Women and children around the globe are exploited daily for the gain of

sex buyers. These buyers care not for the human being that is being sold to them,

nor the physical, mental and emotional trauma being inflicted on such a victim.

Rather, these buyers use them up, empty them out, and find a replacement. Many

of these women and children are held captive, either economically, physically, or

mentally. They are forced to prostitute themselves out in forms of street-walking,

illicit massage parlors, strip clubs, sex videos, family and friend circles, as well as

in criminal syndicates. Yet, the States of this international community offer no

relief. While there are international and domestic laws in place that criminalize

and penalize sex trafficking, these laws are almost never enforced, creating a de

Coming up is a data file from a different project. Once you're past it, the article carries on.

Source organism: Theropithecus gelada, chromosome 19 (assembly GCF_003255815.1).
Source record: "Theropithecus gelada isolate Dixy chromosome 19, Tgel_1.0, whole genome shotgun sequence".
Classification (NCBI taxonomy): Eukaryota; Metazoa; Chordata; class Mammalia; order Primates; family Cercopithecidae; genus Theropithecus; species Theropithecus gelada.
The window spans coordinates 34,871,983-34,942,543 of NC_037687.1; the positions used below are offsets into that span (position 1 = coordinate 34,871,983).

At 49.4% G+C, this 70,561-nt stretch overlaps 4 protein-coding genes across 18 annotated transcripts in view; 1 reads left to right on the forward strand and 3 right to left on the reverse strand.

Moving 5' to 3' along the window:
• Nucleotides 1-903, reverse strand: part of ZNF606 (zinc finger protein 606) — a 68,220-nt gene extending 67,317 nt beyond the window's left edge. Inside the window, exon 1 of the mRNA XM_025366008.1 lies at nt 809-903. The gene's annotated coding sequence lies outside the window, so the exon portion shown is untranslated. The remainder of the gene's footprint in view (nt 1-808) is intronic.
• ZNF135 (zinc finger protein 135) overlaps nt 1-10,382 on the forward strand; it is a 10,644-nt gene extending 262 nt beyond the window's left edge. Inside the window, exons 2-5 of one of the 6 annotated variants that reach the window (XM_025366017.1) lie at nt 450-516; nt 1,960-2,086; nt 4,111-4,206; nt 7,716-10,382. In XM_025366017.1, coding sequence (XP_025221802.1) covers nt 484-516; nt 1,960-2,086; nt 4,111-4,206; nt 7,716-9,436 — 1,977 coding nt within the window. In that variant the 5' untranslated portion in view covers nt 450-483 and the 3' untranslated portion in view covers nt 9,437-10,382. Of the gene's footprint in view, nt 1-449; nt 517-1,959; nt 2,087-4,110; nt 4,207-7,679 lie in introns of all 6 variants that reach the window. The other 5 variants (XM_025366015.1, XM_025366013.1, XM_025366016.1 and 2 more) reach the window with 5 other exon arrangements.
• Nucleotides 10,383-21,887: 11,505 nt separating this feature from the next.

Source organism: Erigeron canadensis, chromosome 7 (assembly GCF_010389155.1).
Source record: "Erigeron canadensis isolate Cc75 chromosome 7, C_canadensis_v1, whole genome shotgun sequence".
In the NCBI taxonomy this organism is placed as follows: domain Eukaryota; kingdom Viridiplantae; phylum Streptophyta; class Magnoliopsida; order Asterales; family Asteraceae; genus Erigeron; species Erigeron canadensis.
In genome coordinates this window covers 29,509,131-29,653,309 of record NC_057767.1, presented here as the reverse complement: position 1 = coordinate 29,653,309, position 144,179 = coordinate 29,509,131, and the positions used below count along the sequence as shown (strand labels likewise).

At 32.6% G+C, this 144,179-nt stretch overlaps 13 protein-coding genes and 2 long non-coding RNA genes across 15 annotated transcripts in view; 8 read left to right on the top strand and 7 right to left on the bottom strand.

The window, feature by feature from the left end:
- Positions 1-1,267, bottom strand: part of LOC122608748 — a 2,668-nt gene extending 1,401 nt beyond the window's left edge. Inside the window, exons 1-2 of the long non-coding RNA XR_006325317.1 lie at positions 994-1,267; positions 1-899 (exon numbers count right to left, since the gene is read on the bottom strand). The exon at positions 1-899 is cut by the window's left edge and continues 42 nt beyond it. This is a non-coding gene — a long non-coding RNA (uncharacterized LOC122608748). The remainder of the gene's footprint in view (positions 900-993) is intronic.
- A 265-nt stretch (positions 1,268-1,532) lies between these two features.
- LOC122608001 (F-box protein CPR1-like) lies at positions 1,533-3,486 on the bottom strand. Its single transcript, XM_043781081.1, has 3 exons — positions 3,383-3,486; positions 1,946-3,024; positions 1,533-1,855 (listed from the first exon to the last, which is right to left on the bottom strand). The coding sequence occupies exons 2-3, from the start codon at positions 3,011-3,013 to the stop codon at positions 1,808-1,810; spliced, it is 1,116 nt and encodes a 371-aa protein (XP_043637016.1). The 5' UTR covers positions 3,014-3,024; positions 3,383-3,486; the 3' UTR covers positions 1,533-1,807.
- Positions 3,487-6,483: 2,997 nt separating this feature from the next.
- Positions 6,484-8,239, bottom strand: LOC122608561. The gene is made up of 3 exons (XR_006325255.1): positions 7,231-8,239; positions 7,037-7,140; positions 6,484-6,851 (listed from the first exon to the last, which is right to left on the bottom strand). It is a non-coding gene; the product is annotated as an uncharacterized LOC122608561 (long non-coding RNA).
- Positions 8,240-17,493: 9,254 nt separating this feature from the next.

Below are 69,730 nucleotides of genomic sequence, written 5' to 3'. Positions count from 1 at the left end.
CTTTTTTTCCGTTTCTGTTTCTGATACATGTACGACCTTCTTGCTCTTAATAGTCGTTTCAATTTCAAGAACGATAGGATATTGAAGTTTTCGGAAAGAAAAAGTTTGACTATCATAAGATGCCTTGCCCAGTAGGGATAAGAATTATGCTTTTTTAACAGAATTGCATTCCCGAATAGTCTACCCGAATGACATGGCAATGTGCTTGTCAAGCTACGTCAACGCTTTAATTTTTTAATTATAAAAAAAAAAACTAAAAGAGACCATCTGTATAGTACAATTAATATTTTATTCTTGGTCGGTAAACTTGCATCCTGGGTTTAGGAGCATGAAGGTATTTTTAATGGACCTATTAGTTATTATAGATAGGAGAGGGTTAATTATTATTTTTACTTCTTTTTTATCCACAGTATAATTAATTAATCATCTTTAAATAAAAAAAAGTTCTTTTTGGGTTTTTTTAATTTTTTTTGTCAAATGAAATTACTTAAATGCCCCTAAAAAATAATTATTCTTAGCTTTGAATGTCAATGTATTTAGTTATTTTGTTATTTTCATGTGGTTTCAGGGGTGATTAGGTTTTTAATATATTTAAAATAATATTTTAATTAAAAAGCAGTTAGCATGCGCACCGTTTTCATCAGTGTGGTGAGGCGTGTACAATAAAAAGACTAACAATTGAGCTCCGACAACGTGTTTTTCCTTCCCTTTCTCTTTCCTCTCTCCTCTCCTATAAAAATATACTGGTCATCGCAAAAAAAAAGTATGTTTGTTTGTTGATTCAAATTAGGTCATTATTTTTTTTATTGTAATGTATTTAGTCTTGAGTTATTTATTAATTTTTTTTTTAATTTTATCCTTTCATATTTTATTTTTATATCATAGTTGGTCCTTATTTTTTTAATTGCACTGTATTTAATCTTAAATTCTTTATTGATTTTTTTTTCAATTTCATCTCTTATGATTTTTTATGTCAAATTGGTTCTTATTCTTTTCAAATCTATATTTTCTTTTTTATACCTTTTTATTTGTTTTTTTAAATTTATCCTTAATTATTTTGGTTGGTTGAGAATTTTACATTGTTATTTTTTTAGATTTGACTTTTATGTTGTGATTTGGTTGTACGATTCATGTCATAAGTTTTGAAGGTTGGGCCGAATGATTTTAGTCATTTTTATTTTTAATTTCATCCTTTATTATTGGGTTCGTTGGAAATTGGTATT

facto acceptance and endorsement of such trafficking and slavery practices.

Despite sex trafficking being a form of slavery and, therefore, jus cogens, no

international actor has taken initiative to initiate a change in the world community,

likely due to this criminal industry being at over a one-billion-dollar profit.

However, the United States is in a prime spot politically, legally, and

internationally to create this change by both beginning to enforce their own

domestic laws criminalizing sex trafficking, as well as pushing for sex trafficking

to be officially condemned as an act violating international customary law. This

would create an avenue for offending States to be held liable in international

criminal courts by other States. The laws are in place to end sex trafficking; now,

it is a matter of finding ways to enforce them, as this paper will demonstrate.

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